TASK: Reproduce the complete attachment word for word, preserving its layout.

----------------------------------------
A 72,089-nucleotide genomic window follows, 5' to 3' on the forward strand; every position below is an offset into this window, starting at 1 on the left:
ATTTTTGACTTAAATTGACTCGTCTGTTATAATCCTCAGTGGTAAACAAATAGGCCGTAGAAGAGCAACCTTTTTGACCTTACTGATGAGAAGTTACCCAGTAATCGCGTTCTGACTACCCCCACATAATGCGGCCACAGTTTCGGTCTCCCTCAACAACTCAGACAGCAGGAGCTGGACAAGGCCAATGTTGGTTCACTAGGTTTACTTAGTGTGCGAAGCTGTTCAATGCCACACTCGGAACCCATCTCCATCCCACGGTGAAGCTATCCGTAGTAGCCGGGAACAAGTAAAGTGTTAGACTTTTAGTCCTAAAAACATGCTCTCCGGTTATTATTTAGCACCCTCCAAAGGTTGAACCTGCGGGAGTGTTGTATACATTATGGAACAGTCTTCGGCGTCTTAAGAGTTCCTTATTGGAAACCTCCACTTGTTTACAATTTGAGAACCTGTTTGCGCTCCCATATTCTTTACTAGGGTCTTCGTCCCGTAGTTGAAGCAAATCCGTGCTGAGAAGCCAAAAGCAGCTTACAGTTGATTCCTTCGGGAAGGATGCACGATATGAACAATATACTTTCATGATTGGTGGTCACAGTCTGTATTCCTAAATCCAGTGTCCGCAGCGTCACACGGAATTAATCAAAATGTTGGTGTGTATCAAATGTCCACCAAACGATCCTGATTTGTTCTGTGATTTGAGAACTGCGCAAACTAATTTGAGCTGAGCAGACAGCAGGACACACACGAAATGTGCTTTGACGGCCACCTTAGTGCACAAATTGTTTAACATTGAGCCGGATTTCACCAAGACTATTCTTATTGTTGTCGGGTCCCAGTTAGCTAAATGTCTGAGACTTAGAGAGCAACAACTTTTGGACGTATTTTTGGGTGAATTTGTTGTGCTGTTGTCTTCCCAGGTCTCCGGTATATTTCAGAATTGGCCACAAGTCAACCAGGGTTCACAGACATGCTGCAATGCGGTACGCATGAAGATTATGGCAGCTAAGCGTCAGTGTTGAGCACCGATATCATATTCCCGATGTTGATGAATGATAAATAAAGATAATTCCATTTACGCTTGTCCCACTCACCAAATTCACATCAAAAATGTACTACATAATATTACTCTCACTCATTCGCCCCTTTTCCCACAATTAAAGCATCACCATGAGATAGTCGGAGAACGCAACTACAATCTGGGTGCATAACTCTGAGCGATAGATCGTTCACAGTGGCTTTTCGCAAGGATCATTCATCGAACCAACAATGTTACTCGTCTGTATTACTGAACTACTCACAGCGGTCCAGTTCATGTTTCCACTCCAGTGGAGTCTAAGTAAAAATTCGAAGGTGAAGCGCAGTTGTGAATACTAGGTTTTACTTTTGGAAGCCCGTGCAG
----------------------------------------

A 72,089-nucleotide genomic window follows, 5' to 3' on the forward strand; every position below is an offset into this window, starting at 1 on the left:
ATTTTTGACTTAAATTGACTCGTCTGTTATAATCCTCAGTGGTAAACAAATAGGCCGTAGAAGAGCAACCTTTTTGACCTTACTGATGAGAAGTTACCCAGTAATCGCGTTCTGACTACCCCCACATAATGCGGCCACAGTTTCGGTCTCCCTCAACAACTCAGACAGCAGGAGCTGGACAAGGCCAATGTTGGTTCACTAGGTTTACTTAGTGTGCGAAGCTGTTCAATGCCACACTCGGAACCCATCTCCATCCCACGGTGAAGCTATCCGTAGTAGCCGGGAACAAGTAAAGTGTTAGACTTTTAGTCCTAAAAACATGCTCTCCGGTTATTATTTAGCACCCTCCAAAGGTTGAACCTGCGGGAGTGTTGTATACATTATGGAACAGTCTTCGGCGTCTTAAGAGTTCCTTATTGGAAACCTCCACTTGTTTACAATTTGAGAACCTGTTTGCGCTCCCATATTCTTTACTAGGGTCTTCGTCCCGTAGTTGAAGCAAATCCGTGCTGAGAAGCCAAAAGCAGCTTACAGTTGATTCCTTCGGGAAGGATGCACGATATGAACAATATACTTTCATGATTGGTGGTCACAGTCTGTATTCCTAAATCCAGTGTCCGCAGCGTCACACGGAATTAATCAAAATGTTGGTGTGTATCAAATGTCCACCAAACGATCCTGATTTGTTCTGTGATTTGAGAACTGCGCAAACTAATTTGAGCTGAGCAGACAGCAGGACACACACGAAATGTGCTTTGACGGCCACCTTAGTGCACAAATTGTTTAACATTGAGCCGGATTTCACCAAGACTATTCTTATTGTTGTCGGGTCCCAGTTAGCTAAATGTCTGAGACTTAGAGAGCAACAACTTTTGGACGTATTTTTGGGTGAATTTGTTGTGCTGTTGTCTTCCCAGGTCTCCGGTATATTTCAGAATTGGCCACAAGTCAACCAGGGTTCACAGACATGCTGCAATGCGGTACGCATGAAGATTATGGCAGCTAAGCGTCAGTGTTGAGCACCGATATCATATTCCCGATGTTGATGAATGATAAATAAAGATAATTCCATTTACGCTTGTCCCACTCACCAAATTCACATCAAAAATGTACTACATAATATTACTCTCACTCATTCGCCCCTTTTCCCACAATTAAAGCATCACCATGAGATAGTCGGAGAACGCAACTACAATCTGGGTGCATAACTCTGAGCGATAGATCGTTCACAGTGGCTTTTCGCAAGGATCATTCATCGAACCAACAATGTTACTCGTCTGTATTACTGAACTACTCACAGCGGTCCAGTTCATGTTTCCACTCCAGTGGAGTCTAAGTAAAAATTCGAAGGTGAAGCGCAGTTGTGAATACTAGGTTTTACTTTTGGAAGCCCGTGCAG